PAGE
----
04, Nov 2019 | Gayatri Korgaonkar
On October 20, the NCRB simultaneously released two of its annual reports—“Prison Statistics India 2017” and “Crime in India 2017”. The reports contain statistics collated by the Board as to the number and types of deaths occurring in judicial and police custody respectively. Here, we look into the findings from these documents.
Deaths in judicial custody
The report notes that 1,671 prisoners have died in 2017 while they were in judicial custody. These deaths in jails have been broadly classified into natural deaths (1,494) and unnatural deaths (133). The natural deaths category includes those by illness (1,373) or ageing (121). 348 of these deaths were from heart disease, while 164 were from some type of lung ailment. At least 85 of the natural deaths were caused by the prisoner catching tuberculosis.
The unnatural deaths have been sub-categorised into such as suicide (109), accidental deaths (9), murder by fellow inmates (5), deaths due to assault by outside elements (5) and a catch-all “others” (3). The number of unnatural deaths in prisons has increased by 15.7 per cent from 115 in 2015.
During 2017, Uttar Pradesh has reported the highest number of deaths by natural causes at 386. The state is followed by Punjab (131) and Maharashtra (111).
Deaths in police custody
The “Crime in India” comprises a special chapter that enumerates custodial crimes reported in the country in 2017.
A total of 100 persons died in police custody that year, with Andhra Pradesh having the highest number at 27. The most common reason reported for custodial death in 2017 was suicide (37) followed by death in illness/hospital during treatment (28).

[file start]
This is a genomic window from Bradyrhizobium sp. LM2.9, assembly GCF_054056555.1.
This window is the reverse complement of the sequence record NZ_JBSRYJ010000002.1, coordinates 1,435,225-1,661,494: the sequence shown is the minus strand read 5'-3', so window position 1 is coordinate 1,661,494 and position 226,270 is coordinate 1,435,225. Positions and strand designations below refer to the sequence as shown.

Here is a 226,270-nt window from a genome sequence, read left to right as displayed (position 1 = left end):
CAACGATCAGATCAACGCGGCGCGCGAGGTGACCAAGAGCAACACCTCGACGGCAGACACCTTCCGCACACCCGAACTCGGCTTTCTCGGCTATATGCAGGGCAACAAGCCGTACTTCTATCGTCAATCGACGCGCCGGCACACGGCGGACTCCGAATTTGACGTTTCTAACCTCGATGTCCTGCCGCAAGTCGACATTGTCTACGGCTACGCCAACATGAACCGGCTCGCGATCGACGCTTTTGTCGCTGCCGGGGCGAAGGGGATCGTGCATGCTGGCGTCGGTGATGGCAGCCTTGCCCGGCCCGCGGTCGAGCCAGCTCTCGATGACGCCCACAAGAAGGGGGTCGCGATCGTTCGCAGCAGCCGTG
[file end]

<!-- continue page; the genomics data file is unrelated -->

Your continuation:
The Times of India noted that 106 people have lost their lives in Maharashtra in police custody within the four-year period between 2013 and 2017. It was followed by Andhra Pradesh (65), Gujarat (51), Tamil Nadu (38) and Telangana (12). In 47 of the 106 incidents from Maharashtra, a magisterial or judicial inquiry had been initiated. In 14 of the 106, cases had been registered, and in 19 of them, chargesheets had been filed. None of the seven union territories reported any deaths in police custody in 2017.
The report further classified certain incidences as human rights violation while showing statistics as to those cases registered against police officers. These include: encounter killing, deaths in custody, illegal detention, torture/causing hurt/injury, extortion, and “other”.
No state police personnel has been convicted for any reported deaths in custody in 2017.
Out of the 56 registered cases of human rights violations by the police in 2017, only half of the cases (29) get chargesheeted, only half of those get investigated to completion (14), and only a fifth of those have gotten convictions (3). The probability of a registered case amounting to a conviction was, thus, 1 in 18.